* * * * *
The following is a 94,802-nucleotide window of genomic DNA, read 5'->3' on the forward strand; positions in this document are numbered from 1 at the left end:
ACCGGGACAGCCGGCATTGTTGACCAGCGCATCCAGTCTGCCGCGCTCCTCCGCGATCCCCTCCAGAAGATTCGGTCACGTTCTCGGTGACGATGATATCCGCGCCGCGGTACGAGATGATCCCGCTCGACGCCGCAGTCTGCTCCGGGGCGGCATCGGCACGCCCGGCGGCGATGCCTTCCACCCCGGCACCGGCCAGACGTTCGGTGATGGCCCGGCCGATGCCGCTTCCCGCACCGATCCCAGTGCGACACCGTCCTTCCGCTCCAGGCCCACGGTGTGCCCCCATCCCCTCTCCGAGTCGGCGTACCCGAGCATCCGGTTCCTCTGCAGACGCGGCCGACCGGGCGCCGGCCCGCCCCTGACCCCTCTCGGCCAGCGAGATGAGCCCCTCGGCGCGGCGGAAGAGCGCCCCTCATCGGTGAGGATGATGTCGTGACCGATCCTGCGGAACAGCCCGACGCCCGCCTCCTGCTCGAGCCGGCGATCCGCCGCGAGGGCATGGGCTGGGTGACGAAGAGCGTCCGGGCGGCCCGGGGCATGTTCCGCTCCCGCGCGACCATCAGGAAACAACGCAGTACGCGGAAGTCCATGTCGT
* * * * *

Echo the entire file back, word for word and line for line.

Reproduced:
The following is a 94,802-nucleotide window of genomic DNA, read 5'->3' on the forward strand; positions in this document are numbered from 1 at the left end:
ACCGGGACAGCCGGCATTGTTGACCAGCGCATCCAGTCTGCCGCGCTCCTCCGCGATCCCCTCCAGAAGATTCGGTCACGTTCTCGGTGACGATGATATCCGCGCCGCGGTACGAGATGATCCCGCTCGACGCCGCAGTCTGCTCCGGGGCGGCATCGGCACGCCCGGCGGCGATGCCTTCCACCCCGGCACCGGCCAGACGTTCGGTGATGGCCCGGCCGATGCCGCTTCCCGCACCGATCCCAGTGCGACACCGTCCTTCCGCTCCAGGCCCACGGTGTGCCCCCATCCCCTCTCCGAGTCGGCGTACCCGAGCATCCGGTTCCTCTGCAGACGCGGCCGACCGGGCGCCGGCCCGCCCCTGACCCCTCTCGGCCAGCGAGATGAGCCCCTCGGCGCGGCGGAAGAGCGCCCCTCATCGGTGAGGATGATGTCGTGACCGATCCTGCGGAACAGCCCGACGCCCGCCTCCTGCTCGAGCCGGCGATCCGCCGCGAGGGCATGGGCTGGGTGACGAAGAGCGTCCGGGCGGCCCGGGGCATGTTCCGCTCCCGCGCGACCATCAGGAAACAACGCAGTACGCGGAAGTCCATGTCGT